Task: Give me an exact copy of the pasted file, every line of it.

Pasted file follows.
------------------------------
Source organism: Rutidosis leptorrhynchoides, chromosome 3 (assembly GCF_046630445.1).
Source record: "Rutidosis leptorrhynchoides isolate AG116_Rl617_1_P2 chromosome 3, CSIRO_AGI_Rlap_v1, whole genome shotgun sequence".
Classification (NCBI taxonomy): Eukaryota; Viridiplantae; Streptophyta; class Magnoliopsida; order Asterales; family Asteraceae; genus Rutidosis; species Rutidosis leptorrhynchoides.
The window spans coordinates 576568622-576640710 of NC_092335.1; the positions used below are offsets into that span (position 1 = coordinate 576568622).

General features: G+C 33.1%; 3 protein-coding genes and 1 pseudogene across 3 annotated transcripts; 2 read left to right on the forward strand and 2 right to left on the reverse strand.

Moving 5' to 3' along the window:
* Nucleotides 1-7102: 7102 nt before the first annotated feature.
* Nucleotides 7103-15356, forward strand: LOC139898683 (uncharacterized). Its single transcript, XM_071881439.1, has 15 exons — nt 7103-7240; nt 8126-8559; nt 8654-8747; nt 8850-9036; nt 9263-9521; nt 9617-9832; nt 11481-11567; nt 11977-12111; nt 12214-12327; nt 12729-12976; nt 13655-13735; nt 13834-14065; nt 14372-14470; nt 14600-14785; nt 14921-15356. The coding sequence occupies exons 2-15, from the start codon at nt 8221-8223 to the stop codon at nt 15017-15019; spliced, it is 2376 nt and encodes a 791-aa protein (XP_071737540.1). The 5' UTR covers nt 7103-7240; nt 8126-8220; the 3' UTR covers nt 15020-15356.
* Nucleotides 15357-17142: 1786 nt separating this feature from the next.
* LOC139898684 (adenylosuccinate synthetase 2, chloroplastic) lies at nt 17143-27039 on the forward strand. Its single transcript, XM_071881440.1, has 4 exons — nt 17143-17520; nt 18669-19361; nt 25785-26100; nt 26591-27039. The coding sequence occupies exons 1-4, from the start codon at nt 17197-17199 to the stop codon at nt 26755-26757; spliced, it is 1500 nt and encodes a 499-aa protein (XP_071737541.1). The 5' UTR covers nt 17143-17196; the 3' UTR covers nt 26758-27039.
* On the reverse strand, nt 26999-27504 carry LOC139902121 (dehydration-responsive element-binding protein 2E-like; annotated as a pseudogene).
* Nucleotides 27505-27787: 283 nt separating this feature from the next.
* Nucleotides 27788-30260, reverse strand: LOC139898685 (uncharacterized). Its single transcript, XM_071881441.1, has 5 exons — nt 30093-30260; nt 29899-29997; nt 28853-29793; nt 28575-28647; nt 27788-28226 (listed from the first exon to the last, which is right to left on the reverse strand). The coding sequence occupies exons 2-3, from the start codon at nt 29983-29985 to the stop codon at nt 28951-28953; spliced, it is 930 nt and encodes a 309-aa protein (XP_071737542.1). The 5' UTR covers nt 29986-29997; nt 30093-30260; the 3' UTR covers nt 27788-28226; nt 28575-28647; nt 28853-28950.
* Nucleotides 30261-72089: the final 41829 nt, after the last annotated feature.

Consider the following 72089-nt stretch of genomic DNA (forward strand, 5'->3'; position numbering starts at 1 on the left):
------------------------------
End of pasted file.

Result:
Source organism: Rutidosis leptorrhynchoides, chromosome 3 (assembly GCF_046630445.1).
Source record: "Rutidosis leptorrhynchoides isolate AG116_Rl617_1_P2 chromosome 3, CSIRO_AGI_Rlap_v1, whole genome shotgun sequence".
Classification (NCBI taxonomy): Eukaryota; Viridiplantae; Streptophyta; class Magnoliopsida; order Asterales; family Asteraceae; genus Rutidosis; species Rutidosis leptorrhynchoides.
The window spans coordinates 576568622-576640710 of NC_092335.1; the positions used below are offsets into that span (position 1 = coordinate 576568622).

General features: G+C 33.1%; 3 protein-coding genes and 1 pseudogene across 3 annotated transcripts; 2 read left to right on the forward strand and 2 right to left on the reverse strand.

Moving 5' to 3' along the window:
* Nucleotides 1-7102: 7102 nt before the first annotated feature.
* Nucleotides 7103-15356, forward strand: LOC139898683 (uncharacterized). Its single transcript, XM_071881439.1, has 15 exons — nt 7103-7240; nt 8126-8559; nt 8654-8747; nt 8850-9036; nt 9263-9521; nt 9617-9832; nt 11481-11567; nt 11977-12111; nt 12214-12327; nt 12729-12976; nt 13655-13735; nt 13834-14065; nt 14372-14470; nt 14600-14785; nt 14921-15356. The coding sequence occupies exons 2-15, from the start codon at nt 8221-8223 to the stop codon at nt 15017-15019; spliced, it is 2376 nt and encodes a 791-aa protein (XP_071737540.1). The 5' UTR covers nt 7103-7240; nt 8126-8220; the 3' UTR covers nt 15020-15356.
* Nucleotides 15357-17142: 1786 nt separating this feature from the next.
* LOC139898684 (adenylosuccinate synthetase 2, chloroplastic) lies at nt 17143-27039 on the forward strand. Its single transcript, XM_071881440.1, has 4 exons — nt 17143-17520; nt 18669-19361; nt 25785-26100; nt 26591-27039. The coding sequence occupies exons 1-4, from the start codon at nt 17197-17199 to the stop codon at nt 26755-26757; spliced, it is 1500 nt and encodes a 499-aa protein (XP_071737541.1). The 5' UTR covers nt 17143-17196; the 3' UTR covers nt 26758-27039.
* On the reverse strand, nt 26999-27504 carry LOC139902121 (dehydration-responsive element-binding protein 2E-like; annotated as a pseudogene).
* Nucleotides 27505-27787: 283 nt separating this feature from the next.
* Nucleotides 27788-30260, reverse strand: LOC139898685 (uncharacterized). Its single transcript, XM_071881441.1, has 5 exons — nt 30093-30260; nt 29899-29997; nt 28853-29793; nt 28575-28647; nt 27788-28226 (listed from the first exon to the last, which is right to left on the reverse strand). The coding sequence occupies exons 2-3, from the start codon at nt 29983-29985 to the stop codon at nt 28951-28953; spliced, it is 930 nt and encodes a 309-aa protein (XP_071737542.1). The 5' UTR covers nt 29986-29997; nt 30093-30260; the 3' UTR covers nt 27788-28226; nt 28575-28647; nt 28853-28950.
* Nucleotides 30261-72089: the final 41829 nt, after the last annotated feature.

Consider the following 72089-nt stretch of genomic DNA (forward strand, 5'->3'; position numbering starts at 1 on the left):